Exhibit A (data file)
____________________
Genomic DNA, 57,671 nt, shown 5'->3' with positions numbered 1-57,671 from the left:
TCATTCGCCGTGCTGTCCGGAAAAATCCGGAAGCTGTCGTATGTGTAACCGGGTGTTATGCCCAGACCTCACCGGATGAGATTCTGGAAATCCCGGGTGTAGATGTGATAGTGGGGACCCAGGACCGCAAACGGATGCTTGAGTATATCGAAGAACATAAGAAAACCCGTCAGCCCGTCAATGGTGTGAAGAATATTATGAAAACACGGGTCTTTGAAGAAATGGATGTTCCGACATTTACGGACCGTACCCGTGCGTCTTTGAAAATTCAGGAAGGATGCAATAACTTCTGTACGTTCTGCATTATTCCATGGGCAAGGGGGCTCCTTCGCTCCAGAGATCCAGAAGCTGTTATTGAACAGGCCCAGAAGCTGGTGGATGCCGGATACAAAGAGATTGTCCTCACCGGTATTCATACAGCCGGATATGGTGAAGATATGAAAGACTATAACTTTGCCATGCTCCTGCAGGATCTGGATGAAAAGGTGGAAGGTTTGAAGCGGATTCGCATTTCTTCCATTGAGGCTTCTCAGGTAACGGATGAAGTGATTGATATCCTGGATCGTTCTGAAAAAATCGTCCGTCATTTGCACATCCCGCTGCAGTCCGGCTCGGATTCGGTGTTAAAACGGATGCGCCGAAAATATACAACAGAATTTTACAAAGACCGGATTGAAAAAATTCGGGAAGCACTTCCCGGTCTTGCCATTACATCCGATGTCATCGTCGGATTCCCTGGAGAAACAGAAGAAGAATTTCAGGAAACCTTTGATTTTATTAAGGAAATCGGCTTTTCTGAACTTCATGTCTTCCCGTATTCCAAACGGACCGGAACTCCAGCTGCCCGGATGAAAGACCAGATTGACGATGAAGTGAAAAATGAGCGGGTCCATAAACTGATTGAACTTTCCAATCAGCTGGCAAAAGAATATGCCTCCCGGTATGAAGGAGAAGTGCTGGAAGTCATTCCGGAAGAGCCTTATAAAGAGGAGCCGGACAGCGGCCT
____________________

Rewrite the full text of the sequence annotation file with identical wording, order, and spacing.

Genomic DNA, 57,671 nt, shown 5'->3' with positions numbered 1-57,671 from the left:
TCATTCGCCGTGCTGTCCGGAAAAATCCGGAAGCTGTCGTATGTGTAACCGGGTGTTATGCCCAGACCTCACCGGATGAGATTCTGGAAATCCCGGGTGTAGATGTGATAGTGGGGACCCAGGACCGCAAACGGATGCTTGAGTATATCGAAGAACATAAGAAAACCCGTCAGCCCGTCAATGGTGTGAAGAATATTATGAAAACACGGGTCTTTGAAGAAATGGATGTTCCGACATTTACGGACCGTACCCGTGCGTCTTTGAAAATTCAGGAAGGATGCAATAACTTCTGTACGTTCTGCATTATTCCATGGGCAAGGGGGCTCCTTCGCTCCAGAGATCCAGAAGCTGTTATTGAACAGGCCCAGAAGCTGGTGGATGCCGGATACAAAGAGATTGTCCTCACCGGTATTCATACAGCCGGATATGGTGAAGATATGAAAGACTATAACTTTGCCATGCTCCTGCAGGATCTGGATGAAAAGGTGGAAGGTTTGAAGCGGATTCGCATTTCTTCCATTGAGGCTTCTCAGGTAACGGATGAAGTGATTGATATCCTGGATCGTTCTGAAAAAATCGTCCGTCATTTGCACATCCCGCTGCAGTCCGGCTCGGATTCGGTGTTAAAACGGATGCGCCGAAAATATACAACAGAATTTTACAAAGACCGGATTGAAAAAATTCGGGAAGCACTTCCCGGTCTTGCCATTACATCCGATGTCATCGTCGGATTCCCTGGAGAAACAGAAGAAGAATTTCAGGAAACCTTTGATTTTATTAAGGAAATCGGCTTTTCTGAACTTCATGTCTTCCCGTATTCCAAACGGACCGGAACTCCAGCTGCCCGGATGAAAGACCAGATTGACGATGAAGTGAAAAATGAGCGGGTCCATAAACTGATTGAACTTTCCAATCAGCTGGCAAAAGAATATGCCTCCCGGTATGAAGGAGAAGTGCTGGAAGTCATTCCGGAAGAGCCTTATAAAGAGGAGCCGGACAGCGGCCT